SMEs concerned with economic future, look to faster payments to improve efficiencies
Payments Canada’s latest survey, the Payments Behaviour Tracker — Business study, examines small and medium-sized enterprises’ (SMEs) business sentiment, payment challenges and perspectives on real-time payments.
Key study findings
- 31 per cent of SMEs believe that they will be better off financially over the next 12 months, while 18 per cent of SMEs in Canada believe the economy will be in better shape 12 months from now.
- A number of business challenges for SMEs have improved since the start of the COVID-19 pandemic.
- Close to three in 10 SMEs experienced some delays in incoming and outgoing payments over the past six months
- Large SMEs would be more likely than small SMEs to send and receive payments in real time if the option was available.
Financial and economic outlook
The survey results revealed that SMEs had less optimistic views on their future business and economic outlook than commercial businesses. Small SMEs, in particular, are less optimistic, with 41 per cent responding that they believe the Canadian economy will be in worse shape in the future. Only 18 per cent of total SMEs in Canada believe that the Canadian economy will be in better shape twelve months from now. This is a significant decrease compared to a year ago, when 30 per cent felt this way.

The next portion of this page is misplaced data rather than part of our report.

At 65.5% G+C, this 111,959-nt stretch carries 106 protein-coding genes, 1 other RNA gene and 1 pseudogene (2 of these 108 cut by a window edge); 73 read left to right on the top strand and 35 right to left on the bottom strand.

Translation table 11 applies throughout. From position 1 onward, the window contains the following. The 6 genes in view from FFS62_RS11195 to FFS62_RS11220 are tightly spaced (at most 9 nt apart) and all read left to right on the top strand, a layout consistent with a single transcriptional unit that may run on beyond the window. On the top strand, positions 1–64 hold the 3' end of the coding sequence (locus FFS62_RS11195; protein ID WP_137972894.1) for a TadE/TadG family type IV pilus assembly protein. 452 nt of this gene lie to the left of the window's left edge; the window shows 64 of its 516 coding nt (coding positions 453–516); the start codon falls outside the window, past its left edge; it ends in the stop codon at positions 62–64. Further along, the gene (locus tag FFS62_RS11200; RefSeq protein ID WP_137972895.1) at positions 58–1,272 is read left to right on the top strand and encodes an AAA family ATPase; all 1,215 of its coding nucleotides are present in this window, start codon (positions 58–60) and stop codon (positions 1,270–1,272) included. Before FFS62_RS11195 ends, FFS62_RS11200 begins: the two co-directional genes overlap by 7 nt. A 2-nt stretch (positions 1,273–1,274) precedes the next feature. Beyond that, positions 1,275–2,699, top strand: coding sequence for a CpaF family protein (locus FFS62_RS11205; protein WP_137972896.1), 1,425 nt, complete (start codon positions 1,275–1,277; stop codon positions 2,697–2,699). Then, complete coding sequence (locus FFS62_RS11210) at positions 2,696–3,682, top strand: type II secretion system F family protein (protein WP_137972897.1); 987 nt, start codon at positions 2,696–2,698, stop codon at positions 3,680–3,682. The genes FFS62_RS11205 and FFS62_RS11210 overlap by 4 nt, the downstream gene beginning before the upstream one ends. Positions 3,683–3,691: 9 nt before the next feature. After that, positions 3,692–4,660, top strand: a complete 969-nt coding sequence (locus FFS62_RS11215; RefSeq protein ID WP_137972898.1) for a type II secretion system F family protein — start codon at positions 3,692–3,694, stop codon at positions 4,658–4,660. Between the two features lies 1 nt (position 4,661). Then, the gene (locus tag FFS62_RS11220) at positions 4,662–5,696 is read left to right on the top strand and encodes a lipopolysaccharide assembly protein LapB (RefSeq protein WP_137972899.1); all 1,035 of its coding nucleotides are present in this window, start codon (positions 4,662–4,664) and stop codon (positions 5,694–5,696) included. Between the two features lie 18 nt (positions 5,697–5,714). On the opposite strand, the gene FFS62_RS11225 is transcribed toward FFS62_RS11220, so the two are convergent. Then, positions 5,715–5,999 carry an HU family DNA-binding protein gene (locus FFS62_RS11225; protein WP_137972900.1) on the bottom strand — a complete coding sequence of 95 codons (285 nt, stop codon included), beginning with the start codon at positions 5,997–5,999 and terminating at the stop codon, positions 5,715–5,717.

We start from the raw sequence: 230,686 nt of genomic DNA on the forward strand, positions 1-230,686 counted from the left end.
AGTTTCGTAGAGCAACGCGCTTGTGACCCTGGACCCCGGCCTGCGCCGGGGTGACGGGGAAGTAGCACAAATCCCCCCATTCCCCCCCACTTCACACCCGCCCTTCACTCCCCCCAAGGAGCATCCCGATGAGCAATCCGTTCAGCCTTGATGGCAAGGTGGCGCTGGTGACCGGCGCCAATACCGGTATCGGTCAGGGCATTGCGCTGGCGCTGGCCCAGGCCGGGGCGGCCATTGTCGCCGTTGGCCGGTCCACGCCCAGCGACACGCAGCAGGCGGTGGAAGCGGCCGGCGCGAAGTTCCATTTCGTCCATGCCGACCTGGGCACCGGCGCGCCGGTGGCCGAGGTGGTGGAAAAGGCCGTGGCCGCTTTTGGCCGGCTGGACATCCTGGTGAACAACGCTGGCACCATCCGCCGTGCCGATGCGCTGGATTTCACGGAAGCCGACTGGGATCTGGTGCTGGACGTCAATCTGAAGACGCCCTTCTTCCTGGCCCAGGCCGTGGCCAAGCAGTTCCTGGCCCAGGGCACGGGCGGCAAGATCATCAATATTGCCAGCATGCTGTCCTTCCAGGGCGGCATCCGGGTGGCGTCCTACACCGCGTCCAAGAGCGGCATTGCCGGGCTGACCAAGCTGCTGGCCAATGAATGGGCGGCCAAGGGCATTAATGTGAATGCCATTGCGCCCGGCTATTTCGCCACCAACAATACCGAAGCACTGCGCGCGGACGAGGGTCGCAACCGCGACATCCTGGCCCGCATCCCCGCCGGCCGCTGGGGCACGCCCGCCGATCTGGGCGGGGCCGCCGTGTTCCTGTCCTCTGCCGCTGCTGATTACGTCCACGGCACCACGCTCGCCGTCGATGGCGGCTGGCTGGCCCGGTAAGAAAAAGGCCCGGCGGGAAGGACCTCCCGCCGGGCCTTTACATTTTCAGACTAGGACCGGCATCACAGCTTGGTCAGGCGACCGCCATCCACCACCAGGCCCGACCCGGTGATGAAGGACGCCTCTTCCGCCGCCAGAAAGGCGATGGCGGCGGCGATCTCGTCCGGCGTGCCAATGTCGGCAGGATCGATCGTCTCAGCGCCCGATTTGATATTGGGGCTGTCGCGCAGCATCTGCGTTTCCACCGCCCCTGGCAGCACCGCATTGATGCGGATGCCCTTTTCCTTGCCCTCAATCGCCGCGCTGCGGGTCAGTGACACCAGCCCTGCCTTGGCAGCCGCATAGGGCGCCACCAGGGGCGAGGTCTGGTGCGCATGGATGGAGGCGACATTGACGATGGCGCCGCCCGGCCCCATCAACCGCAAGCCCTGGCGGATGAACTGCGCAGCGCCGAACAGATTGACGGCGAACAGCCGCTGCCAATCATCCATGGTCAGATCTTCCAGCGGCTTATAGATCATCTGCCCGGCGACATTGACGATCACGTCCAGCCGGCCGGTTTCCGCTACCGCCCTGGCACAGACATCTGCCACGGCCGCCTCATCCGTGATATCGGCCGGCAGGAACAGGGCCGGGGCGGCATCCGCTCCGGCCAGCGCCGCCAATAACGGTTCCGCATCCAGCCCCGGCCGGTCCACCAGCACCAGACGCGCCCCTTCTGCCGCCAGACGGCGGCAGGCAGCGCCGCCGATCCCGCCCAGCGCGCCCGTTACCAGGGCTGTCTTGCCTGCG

Future business plans
SMEs are planning on improving efficiency, decreasing expenses and debt while finding ways to save money within their operations. Over half (51 per cent) of large SMEs answered that their business is planning to improve efficiency in the next 12 months. However, it is unlikely that this will include laying off employees. Only nine per cent of large SMEs plan to reduce the number of employees. Twenty-eight per cent plan on increasing the number of employees.
Business challenges and opportunities since the COVID-19 pandemic
Over the past three years, the impact of the pandemic on small SMEs has decreased. The greatest improvements for small SMEs have been their sales, profits and management of cash flow. Since July 2020, they had a 29 per cent increase in their net improvement score of sales.
The greatest improvements for large SMEs were similar to small SMEs, with sales being the greatest improvement. This was the only business challenge with a net positive improvement score (11 per cent).
Payment challenges and opportunities
Payment pain points
For close to three in 10 SMEs (29 per cent), the biggest payment pain point SMEs experienced was delays in incoming and outgoing payments. The next biggest pain points they experienced were cash flow management issues and being forced to accept a specific method of payment due to being the preferred payment method for customers.
When making payments, the biggest challenges SMEs faced were additional fees (31 per cent), processing delays (21 per cent) and managing the business’ cash flow (21 per cent).
One in four small SMEs (25 per cent) reported no challenges/frustrations when making a payment, compared to 21 per cent of large SMEs and 14 per cent of commercial businesses. This is likely due to the lower volume of payments that small SMEs process compared to larger SMEs and commercial businesses.